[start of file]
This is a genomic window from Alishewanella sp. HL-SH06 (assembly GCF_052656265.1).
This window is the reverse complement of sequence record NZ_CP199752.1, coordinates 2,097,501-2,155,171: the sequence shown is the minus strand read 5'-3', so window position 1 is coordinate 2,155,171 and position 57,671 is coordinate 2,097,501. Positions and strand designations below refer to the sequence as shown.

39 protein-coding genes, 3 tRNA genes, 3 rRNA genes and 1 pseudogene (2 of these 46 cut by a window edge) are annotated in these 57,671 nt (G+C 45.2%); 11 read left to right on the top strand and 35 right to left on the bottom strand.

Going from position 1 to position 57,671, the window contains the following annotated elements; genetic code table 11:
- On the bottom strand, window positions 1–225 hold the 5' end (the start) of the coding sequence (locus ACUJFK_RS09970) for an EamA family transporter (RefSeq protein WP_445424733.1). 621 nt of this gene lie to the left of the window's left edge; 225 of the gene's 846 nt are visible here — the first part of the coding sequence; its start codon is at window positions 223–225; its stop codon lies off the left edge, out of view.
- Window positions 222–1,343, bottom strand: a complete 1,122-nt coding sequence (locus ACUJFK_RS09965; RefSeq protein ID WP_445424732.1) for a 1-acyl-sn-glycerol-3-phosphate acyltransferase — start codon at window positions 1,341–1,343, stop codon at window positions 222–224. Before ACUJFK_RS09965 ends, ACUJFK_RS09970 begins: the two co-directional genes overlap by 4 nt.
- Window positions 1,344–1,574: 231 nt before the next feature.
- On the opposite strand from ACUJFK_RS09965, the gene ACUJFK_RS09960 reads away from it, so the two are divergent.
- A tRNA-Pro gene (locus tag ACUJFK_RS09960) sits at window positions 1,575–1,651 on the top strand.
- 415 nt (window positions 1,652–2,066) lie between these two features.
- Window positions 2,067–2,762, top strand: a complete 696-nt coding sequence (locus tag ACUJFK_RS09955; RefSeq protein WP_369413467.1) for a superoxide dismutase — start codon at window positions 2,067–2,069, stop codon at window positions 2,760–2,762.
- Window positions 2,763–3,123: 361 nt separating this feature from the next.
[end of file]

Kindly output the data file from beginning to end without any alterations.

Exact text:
This is a genomic window from Alishewanella sp. HL-SH06 (assembly GCF_052656265.1).
This window is the reverse complement of sequence record NZ_CP199752.1, coordinates 2,097,501-2,155,171: the sequence shown is the minus strand read 5'-3', so window position 1 is coordinate 2,155,171 and position 57,671 is coordinate 2,097,501. Positions and strand designations below refer to the sequence as shown.

39 protein-coding genes, 3 tRNA genes, 3 rRNA genes and 1 pseudogene (2 of these 46 cut by a window edge) are annotated in these 57,671 nt (G+C 45.2%); 11 read left to right on the top strand and 35 right to left on the bottom strand.

Going from position 1 to position 57,671, the window contains the following annotated elements; genetic code table 11:
- On the bottom strand, window positions 1–225 hold the 5' end (the start) of the coding sequence (locus ACUJFK_RS09970) for an EamA family transporter (RefSeq protein WP_445424733.1). 621 nt of this gene lie to the left of the window's left edge; 225 of the gene's 846 nt are visible here — the first part of the coding sequence; its start codon is at window positions 223–225; its stop codon lies off the left edge, out of view.
- Window positions 222–1,343, bottom strand: a complete 1,122-nt coding sequence (locus ACUJFK_RS09965; RefSeq protein ID WP_445424732.1) for a 1-acyl-sn-glycerol-3-phosphate acyltransferase — start codon at window positions 1,341–1,343, stop codon at window positions 222–224. Before ACUJFK_RS09965 ends, ACUJFK_RS09970 begins: the two co-directional genes overlap by 4 nt.
- Window positions 1,344–1,574: 231 nt before the next feature.
- On the opposite strand from ACUJFK_RS09965, the gene ACUJFK_RS09960 reads away from it, so the two are divergent.
- A tRNA-Pro gene (locus tag ACUJFK_RS09960) sits at window positions 1,575–1,651 on the top strand.
- 415 nt (window positions 1,652–2,066) lie between these two features.
- Window positions 2,067–2,762, top strand: a complete 696-nt coding sequence (locus tag ACUJFK_RS09955; RefSeq protein WP_369413467.1) for a superoxide dismutase — start codon at window positions 2,067–2,069, stop codon at window positions 2,760–2,762.
- Window positions 2,763–3,123: 361 nt separating this feature from the next.